Electronic health records (EHR) are here to stay. There’s even a federal program administered by the Centers for Medicare and Medicaid Services (CMS) to encourage “meaningful use” of digital documentation. On the surface, the idea of implementing EHR is great: issues with illegible handwriting and sharing paper records should be eliminated, and information and data captured can be used to benchmark performance and improve patient care.
However, the reality of everyday EHR use is much less straightforward. According to a recent, comprehensive report on how physicians feel about their digital documentation reveals a number of problem areas. Here’s a look at 6 areas where EHR might be holding you back, and what you can do to address these issues and smooth the path to achieving meaningful use and securing full incentives.
1. Data entry is time-consuming. The majority of physicians who use their EHRs directly, without using a scribe or other assistant, reported that data entry was cumbersome and took up too much of their time that could otherwise be used for patient care.
2. User interfaces are not in step with clinical workflows. EHR prompts — or failures to prompt — through clinical workflow in a user-intuitive way are seen as hampering information collection and diagnosis during patient appointments.
3. Face-to-face care is hindered. When physicians are interacting with the EHR as they go, they say interaction with the patient suffers. Although physicians in the report blame themselves for not being able to pull off this delicate balancing act, the choice is plainly a difficult one: divide attention while the patient is in the room, or wait until later to perform the actual data entry. The latter situation lengthens work hours, not to mention risks inaccuracies because the information is not entered in real time. Scribes solve both issues, letting physicians maximize the quality of interaction with patients and minimize time spent on administrative tasks.
4. Meaningful-use criteria don’t match clinical practice. Both primary care and specialist physicians reported that meaningful-use criteria aren’t necessarily aligned with the most important elements of patient care (such as interaction and a quality experience), meaning that the EHR tail is sometimes wagging the clinical dog.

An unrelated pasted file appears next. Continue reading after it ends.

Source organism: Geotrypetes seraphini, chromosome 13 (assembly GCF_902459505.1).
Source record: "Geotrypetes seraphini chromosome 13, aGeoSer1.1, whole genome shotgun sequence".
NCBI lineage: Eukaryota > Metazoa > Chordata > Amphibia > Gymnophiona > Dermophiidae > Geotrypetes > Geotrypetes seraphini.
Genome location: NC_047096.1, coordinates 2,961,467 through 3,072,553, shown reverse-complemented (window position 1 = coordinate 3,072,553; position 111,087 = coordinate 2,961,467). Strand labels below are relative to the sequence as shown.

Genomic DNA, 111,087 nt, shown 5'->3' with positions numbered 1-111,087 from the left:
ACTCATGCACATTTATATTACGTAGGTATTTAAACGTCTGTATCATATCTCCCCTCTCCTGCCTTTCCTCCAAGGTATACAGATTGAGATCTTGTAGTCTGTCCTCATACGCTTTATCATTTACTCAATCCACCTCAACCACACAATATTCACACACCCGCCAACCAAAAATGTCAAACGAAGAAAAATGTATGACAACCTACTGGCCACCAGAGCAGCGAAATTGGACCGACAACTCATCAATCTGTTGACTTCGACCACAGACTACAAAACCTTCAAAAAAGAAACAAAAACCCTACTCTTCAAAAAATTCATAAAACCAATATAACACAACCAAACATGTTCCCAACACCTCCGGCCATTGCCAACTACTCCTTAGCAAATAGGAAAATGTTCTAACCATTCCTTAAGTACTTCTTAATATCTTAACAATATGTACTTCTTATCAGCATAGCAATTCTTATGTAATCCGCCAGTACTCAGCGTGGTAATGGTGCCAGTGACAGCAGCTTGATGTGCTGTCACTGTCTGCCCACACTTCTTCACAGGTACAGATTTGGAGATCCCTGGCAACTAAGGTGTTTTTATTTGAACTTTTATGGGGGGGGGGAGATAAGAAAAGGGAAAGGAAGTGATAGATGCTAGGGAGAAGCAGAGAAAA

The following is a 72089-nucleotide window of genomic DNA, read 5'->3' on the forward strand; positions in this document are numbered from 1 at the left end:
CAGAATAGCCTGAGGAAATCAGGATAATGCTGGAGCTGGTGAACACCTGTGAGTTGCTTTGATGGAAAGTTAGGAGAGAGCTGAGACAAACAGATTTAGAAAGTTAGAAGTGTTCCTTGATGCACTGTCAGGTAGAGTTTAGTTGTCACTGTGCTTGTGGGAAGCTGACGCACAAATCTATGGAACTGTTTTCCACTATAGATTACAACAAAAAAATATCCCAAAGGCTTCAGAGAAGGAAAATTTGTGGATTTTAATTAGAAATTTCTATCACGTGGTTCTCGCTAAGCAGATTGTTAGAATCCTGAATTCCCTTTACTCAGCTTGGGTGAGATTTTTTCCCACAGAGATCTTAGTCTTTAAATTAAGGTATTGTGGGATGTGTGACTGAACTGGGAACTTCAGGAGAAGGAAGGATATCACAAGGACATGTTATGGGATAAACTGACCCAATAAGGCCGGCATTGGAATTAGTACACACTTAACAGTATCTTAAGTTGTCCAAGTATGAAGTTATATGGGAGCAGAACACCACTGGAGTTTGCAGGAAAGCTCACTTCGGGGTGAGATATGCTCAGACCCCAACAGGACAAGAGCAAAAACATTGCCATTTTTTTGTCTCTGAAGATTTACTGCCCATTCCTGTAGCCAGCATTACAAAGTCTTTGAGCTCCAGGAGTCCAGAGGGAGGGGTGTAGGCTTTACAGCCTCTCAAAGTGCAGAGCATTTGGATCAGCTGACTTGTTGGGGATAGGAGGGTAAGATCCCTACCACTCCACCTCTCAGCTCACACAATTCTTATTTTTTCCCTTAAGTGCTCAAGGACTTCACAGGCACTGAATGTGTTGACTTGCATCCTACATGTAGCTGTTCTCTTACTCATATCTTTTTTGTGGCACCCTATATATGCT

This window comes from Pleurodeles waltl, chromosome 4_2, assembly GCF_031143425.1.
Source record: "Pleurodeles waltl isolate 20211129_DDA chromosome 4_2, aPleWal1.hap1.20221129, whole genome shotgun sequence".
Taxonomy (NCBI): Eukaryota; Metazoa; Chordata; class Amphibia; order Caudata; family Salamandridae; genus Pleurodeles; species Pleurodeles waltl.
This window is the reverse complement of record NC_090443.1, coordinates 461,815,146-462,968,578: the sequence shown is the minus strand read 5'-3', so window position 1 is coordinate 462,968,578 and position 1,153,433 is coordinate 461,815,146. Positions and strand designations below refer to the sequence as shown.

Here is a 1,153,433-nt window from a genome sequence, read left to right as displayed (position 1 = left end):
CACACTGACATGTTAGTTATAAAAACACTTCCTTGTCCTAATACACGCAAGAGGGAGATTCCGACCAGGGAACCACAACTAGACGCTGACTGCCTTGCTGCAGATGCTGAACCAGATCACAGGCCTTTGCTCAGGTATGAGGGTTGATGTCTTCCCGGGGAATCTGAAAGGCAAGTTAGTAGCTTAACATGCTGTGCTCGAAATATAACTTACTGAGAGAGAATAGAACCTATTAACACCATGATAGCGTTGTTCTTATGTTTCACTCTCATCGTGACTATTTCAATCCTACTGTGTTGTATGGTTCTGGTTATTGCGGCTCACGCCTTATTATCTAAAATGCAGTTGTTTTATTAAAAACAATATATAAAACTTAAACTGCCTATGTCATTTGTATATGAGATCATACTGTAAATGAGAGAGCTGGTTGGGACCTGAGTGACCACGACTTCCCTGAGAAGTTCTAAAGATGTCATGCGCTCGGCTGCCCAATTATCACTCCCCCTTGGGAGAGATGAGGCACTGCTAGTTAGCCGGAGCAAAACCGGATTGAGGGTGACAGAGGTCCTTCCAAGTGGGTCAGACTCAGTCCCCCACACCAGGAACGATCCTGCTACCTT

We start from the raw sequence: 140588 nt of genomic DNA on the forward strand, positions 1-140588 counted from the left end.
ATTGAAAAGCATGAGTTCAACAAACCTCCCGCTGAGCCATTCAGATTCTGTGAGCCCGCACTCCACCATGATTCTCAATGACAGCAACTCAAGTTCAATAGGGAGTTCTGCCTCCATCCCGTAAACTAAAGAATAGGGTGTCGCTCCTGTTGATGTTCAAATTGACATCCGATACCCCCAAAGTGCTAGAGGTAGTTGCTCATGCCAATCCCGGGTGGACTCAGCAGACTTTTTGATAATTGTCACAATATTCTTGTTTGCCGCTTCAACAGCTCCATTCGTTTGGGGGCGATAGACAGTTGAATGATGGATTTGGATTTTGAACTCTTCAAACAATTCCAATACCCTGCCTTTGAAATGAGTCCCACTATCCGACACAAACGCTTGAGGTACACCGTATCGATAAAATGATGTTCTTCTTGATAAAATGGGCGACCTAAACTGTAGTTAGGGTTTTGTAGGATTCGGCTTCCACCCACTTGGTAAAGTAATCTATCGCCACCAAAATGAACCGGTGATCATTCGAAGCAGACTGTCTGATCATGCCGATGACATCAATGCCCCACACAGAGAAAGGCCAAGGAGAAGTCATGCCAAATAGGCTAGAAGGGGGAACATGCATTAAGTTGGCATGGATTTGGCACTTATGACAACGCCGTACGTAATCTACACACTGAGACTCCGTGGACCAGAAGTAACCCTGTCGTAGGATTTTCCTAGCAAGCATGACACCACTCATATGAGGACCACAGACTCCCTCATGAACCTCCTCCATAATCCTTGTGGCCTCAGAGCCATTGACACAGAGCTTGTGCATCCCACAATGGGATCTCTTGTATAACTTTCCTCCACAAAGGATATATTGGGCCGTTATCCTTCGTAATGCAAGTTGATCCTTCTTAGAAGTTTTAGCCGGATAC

5. Physicians end up doing lower-skilled work. Physicians who did not use scribes or other assistants reported that their EHRs required them to perform tasks below their level of training, decreasing their efficiency. That is, they are trained for medical care, and should spend their time focusing on it. Scribes — who have the knowledge and skills to record patient information in real-time — ameliorate that issue, freeing physicians to do the work they’re meant to.
6. Template-based notes can degrade documentation quality. Although templates standardize the process of writing clinical notes, many physicians reported that they were over-complicated, impeded retrieval of useful clinical information and blocked the flow of data entry.
What’s more, physicians reported that these issues don’t go away with time, nor does upgrading to more complicated systems improve satisfaction with use. Although the report acknowledges that physicians are enjoying better access to patient data, improved tracking of guideline compliance and disease markers, and better communication with patients and between providers, it’s drawbacks such as the ones above that are holding back the full potential of EHR — and why the AMA is calling for reform. As noted by physicians in several points of the report, the use of scribes can free up physician time for patient care, improve interactions between physicians and patients, and result in better-quality clinical documentation.
Patients who are paired with Care Navigators report feeling less anxiety, and an increased ability to self-manage their conditions between visits. And providers report increased job satisfaction from improved efficiency, and knowing their patients have access to care teams, and strategic support.
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